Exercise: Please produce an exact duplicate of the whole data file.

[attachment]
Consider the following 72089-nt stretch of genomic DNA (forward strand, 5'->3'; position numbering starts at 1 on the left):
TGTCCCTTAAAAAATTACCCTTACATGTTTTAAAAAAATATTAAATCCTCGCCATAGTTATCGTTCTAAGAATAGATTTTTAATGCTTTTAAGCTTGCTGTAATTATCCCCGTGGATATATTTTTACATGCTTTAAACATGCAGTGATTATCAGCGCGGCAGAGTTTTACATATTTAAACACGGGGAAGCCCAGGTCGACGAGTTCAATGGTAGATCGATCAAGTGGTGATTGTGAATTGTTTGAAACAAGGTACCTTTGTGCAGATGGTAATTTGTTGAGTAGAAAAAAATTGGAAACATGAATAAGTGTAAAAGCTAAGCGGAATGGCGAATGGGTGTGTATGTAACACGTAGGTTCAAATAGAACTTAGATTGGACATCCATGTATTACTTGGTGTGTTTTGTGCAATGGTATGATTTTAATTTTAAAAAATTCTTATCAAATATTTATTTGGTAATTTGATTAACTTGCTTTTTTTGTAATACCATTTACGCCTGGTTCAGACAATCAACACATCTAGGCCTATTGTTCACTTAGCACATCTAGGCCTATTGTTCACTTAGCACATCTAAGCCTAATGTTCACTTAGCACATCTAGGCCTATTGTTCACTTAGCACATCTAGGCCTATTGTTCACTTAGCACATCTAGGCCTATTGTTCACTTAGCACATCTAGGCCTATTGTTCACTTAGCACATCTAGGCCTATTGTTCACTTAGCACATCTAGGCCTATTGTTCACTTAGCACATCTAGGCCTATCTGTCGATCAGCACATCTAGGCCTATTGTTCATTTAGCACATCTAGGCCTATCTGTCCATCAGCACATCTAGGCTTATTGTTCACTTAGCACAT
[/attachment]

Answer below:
Consider the following 72089-nt stretch of genomic DNA (forward strand, 5'->3'; position numbering starts at 1 on the left):
TGTCCCTTAAAAAATTACCCTTACATGTTTTAAAAAAATATTAAATCCTCGCCATAGTTATCGTTCTAAGAATAGATTTTTAATGCTTTTAAGCTTGCTGTAATTATCCCCGTGGATATATTTTTACATGCTTTAAACATGCAGTGATTATCAGCGCGGCAGAGTTTTACATATTTAAACACGGGGAAGCCCAGGTCGACGAGTTCAATGGTAGATCGATCAAGTGGTGATTGTGAATTGTTTGAAACAAGGTACCTTTGTGCAGATGGTAATTTGTTGAGTAGAAAAAAATTGGAAACATGAATAAGTGTAAAAGCTAAGCGGAATGGCGAATGGGTGTGTATGTAACACGTAGGTTCAAATAGAACTTAGATTGGACATCCATGTATTACTTGGTGTGTTTTGTGCAATGGTATGATTTTAATTTTAAAAAATTCTTATCAAATATTTATTTGGTAATTTGATTAACTTGCTTTTTTTGTAATACCATTTACGCCTGGTTCAGACAATCAACACATCTAGGCCTATTGTTCACTTAGCACATCTAGGCCTATTGTTCACTTAGCACATCTAAGCCTAATGTTCACTTAGCACATCTAGGCCTATTGTTCACTTAGCACATCTAGGCCTATTGTTCACTTAGCACATCTAGGCCTATTGTTCACTTAGCACATCTAGGCCTATTGTTCACTTAGCACATCTAGGCCTATTGTTCACTTAGCACATCTAGGCCTATTGTTCACTTAGCACATCTAGGCCTATCTGTCGATCAGCACATCTAGGCCTATTGTTCATTTAGCACATCTAGGCCTATCTGTCCATCAGCACATCTAGGCTTATTGTTCACTTAGCACAT